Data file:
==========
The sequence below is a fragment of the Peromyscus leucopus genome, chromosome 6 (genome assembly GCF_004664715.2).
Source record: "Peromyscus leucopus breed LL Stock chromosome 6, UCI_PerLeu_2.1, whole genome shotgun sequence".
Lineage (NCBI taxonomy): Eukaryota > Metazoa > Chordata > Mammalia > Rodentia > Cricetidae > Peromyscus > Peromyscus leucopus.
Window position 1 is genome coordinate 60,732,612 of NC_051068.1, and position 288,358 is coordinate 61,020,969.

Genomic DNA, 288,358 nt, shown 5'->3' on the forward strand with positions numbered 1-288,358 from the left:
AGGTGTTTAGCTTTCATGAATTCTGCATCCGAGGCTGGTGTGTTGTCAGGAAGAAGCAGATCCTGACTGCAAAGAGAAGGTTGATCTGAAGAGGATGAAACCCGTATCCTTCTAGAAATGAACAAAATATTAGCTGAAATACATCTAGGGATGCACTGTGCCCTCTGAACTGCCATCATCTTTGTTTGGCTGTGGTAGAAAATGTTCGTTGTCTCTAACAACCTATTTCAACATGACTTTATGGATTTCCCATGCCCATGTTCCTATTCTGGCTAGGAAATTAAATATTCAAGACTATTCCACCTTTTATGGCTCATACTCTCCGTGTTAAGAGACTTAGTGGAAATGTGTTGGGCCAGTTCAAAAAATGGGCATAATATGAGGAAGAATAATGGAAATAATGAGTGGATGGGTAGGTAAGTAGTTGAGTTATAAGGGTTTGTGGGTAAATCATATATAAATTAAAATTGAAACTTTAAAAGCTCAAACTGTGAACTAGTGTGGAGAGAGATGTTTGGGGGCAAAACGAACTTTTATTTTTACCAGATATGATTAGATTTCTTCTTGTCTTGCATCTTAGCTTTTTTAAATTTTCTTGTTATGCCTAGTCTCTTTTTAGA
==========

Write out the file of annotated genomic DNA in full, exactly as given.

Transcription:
The sequence below is a fragment of the Peromyscus leucopus genome, chromosome 6 (genome assembly GCF_004664715.2).
Source record: "Peromyscus leucopus breed LL Stock chromosome 6, UCI_PerLeu_2.1, whole genome shotgun sequence".
Lineage (NCBI taxonomy): Eukaryota > Metazoa > Chordata > Mammalia > Rodentia > Cricetidae > Peromyscus > Peromyscus leucopus.
Window position 1 is genome coordinate 60,732,612 of NC_051068.1, and position 288,358 is coordinate 61,020,969.

Genomic DNA, 288,358 nt, shown 5'->3' on the forward strand with positions numbered 1-288,358 from the left:
AGGTGTTTAGCTTTCATGAATTCTGCATCCGAGGCTGGTGTGTTGTCAGGAAGAAGCAGATCCTGACTGCAAAGAGAAGGTTGATCTGAAGAGGATGAAACCCGTATCCTTCTAGAAATGAACAAAATATTAGCTGAAATACATCTAGGGATGCACTGTGCCCTCTGAACTGCCATCATCTTTGTTTGGCTGTGGTAGAAAATGTTCGTTGTCTCTAACAACCTATTTCAACATGACTTTATGGATTTCCCATGCCCATGTTCCTATTCTGGCTAGGAAATTAAATATTCAAGACTATTCCACCTTTTATGGCTCATACTCTCCGTGTTAAGAGACTTAGTGGAAATGTGTTGGGCCAGTTCAAAAAATGGGCATAATATGAGGAAGAATAATGGAAATAATGAGTGGATGGGTAGGTAAGTAGTTGAGTTATAAGGGTTTGTGGGTAAATCATATATAAATTAAAATTGAAACTTTAAAAGCTCAAACTGTGAACTAGTGTGGAGAGAGATGTTTGGGGGCAAAACGAACTTTTATTTTTACCAGATATGATTAGATTTCTTCTTGTCTTGCATCTTAGCTTTTTTAAATTTTCTTGTTATGCCTAGTCTCTTTTTAGA